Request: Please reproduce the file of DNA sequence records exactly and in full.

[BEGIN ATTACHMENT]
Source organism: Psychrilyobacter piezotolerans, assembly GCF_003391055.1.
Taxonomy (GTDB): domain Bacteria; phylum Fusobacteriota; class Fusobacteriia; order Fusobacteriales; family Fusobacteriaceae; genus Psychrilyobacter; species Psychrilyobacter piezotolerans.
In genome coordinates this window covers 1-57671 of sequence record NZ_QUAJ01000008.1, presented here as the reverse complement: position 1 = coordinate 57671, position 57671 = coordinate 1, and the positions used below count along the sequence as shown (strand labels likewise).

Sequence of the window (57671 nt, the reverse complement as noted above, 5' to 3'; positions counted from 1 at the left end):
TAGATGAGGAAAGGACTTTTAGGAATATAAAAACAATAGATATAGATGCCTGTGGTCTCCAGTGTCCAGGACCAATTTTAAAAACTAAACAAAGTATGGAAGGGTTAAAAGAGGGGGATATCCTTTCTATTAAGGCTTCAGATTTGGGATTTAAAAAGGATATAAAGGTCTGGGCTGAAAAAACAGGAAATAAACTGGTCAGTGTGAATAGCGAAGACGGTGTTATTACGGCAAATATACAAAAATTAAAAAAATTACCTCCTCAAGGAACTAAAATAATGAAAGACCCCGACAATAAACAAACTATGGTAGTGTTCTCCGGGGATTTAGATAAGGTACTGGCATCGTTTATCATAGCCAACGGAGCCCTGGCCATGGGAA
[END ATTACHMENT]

Source organism: Psychrilyobacter piezotolerans, assembly GCF_003391055.1.
Taxonomy (GTDB): domain Bacteria; phylum Fusobacteriota; class Fusobacteriia; order Fusobacteriales; family Fusobacteriaceae; genus Psychrilyobacter; species Psychrilyobacter piezotolerans.
In genome coordinates this window covers 1-57671 of sequence record NZ_QUAJ01000008.1, presented here as the reverse complement: position 1 = coordinate 57671, position 57671 = coordinate 1, and the positions used below count along the sequence as shown (strand labels likewise).

Sequence of the window (57671 nt, the reverse complement as noted above, 5' to 3'; positions counted from 1 at the left end):
TAGATGAGGAAAGGACTTTTAGGAATATAAAAACAATAGATATAGATGCCTGTGGTCTCCAGTGTCCAGGACCAATTTTAAAAACTAAACAAAGTATGGAAGGGTTAAAAGAGGGGGATATCCTTTCTATTAAGGCTTCAGATTTGGGATTTAAAAAGGATATAAAGGTCTGGGCTGAAAAAACAGGAAATAAACTGGTCAGTGTGAATAGCGAAGACGGTGTTATTACGGCAAATATACAAAAATTAAAAAAATTACCTCCTCAAGGAACTAAAATAATGAAAGACCCCGACAATAAACAAACTATGGTAGTGTTCTCCGGGGATTTAGATAAGGTACTGGCATCGTTTATCATAGCCAACGGAGCCCTGGCCATGGGAA